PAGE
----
During the last decades, agriculture went through an intensification process associated with an increased use of fossil fuel energy, which despite temporarily increasing yields often resulted in decreased overall sustainability. Crop rotation is considered a cornerstone of sustainable farming systems. The design of crop rotations is a complex process where several objectives should be combined. Models can support the design of crop sequences and help to reveal synergies and trade-offs among objectives. Despite their importance, pathogen dynamics are rarely taken into account in cropping system models, not in the least because quantitative information from classical crop rotation experiments to calibrate and evaluate the models is resource demanding, and therefore scarce.
The aim of this thesis was to develop a research approach where data (greenhouse pot experiments, microplot experiments, surveys on commercial farm fields) and model simulations were combined to identify crop sequences that minimize soilborne pathogen inoculum build up, and to subsequently include this information into models for designing sustainable crop rotations. The study was carried out based on two ecologically distinct and relevant pathogens in vegetable production systems: Sclerotium rolfsii and Fusarium oxysporum f.sp. cepae (Foc).
figure 1- 3 Experiments at three different levels, from plastic pots in the greenhouse to full-size experiments on commercial farms. Click on the pictures for more information or to scroll through the pictures .
Two aspects of the dynamics of S. rolfsii sclerotia were studied: survival after soil incorporation of green manures, and population changes under three cropping sequences. In pot experiments, sclerotia survival in soil after incorporation of a winter green manure and its decomposition during summer was generally lower than after summer green manure incorporation and decomposition during winter. The incorporation of various legume crops (black beans, cowpea, hairy vetch and lupines) allowed multiplication of sclerotia while various grasses (sudangrass, foxtail millet, oats and wheat) as well as sunhemp resulted in a reduction of sclerotia in the soil. The build-up of sclerotia populations in the microplots was dependent on the crop sequence. Multiplication in sweet pepper was greater after black oat than after onion or fallow.
figure 4-6 Sclerotium rolfsii can affect a wide range of crops, with onion, tomato and carrot as shown here being only 3 of the more than 500 known species acting as a host for this fungus. It attacks primary the stems of its hosts, but can spread also in other parts like roots and leaves. Click on the pictures for more information or to scroll through the pictures .The dynamics of Foc was studied at two different levels: multiplication in individual plants and population changes in different crop sequences. Foc colonized and multiplied in the root systems of 13 non-Allium plant species without inducing disease symptoms or growth retardation. These species thus constituted “reservoir-hosts” for Foc. The lowest Foc levels per g of dry weight of root were found in wheat, sunflower, cowpea and millet whereas the highest Foc level was found in black bean. Fusarium pathogen dynamics was strongly affected by the cropping history in a particular field. Fusarium populations increased from transplant to harvest of onion when another onion crop had been planted in the same field during the previous winter, whereas Fusarium populations decreased when a winter green manure had been planted.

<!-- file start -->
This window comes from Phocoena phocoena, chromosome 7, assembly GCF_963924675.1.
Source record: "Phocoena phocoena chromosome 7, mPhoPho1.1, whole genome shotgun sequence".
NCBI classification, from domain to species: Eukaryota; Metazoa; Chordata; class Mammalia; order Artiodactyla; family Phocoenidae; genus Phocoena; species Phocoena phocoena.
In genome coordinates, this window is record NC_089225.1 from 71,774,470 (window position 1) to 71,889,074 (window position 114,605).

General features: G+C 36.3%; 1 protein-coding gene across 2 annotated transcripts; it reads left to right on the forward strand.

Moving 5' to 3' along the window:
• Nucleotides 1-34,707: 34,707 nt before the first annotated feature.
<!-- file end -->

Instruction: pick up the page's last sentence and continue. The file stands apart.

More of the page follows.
figure 7-9 Fusarium Basal Rot affects the roots and bulb of onions, causing production losses during the growing season and after harvest. Click on the pictures for more information or to scroll through the pictures .
Pathogen dynamics in crop sequences was simulated by concatenating two simple models, the first one describing the build-up of the pathogen within a crop, and the second one describing the dynamic of the pathogen during the intercrop period. The simulations described differences among crop sequences and alternating cycles of increasing and decreasing soil pathogen populations, as well as differences at equilibrium populations related to host frequency and cropping history. This thesis provides a methodological approach to the design of crop rotations and their effects on soil borne pathogen dynamics. The combination of data from controlled experiments, novel analytical tools (Bayesian analysis, modelling and simulation) and on-farm observations can lead to the identification of optimal crop rotations without extensive field experiments that require a lot of time, space and economic resources.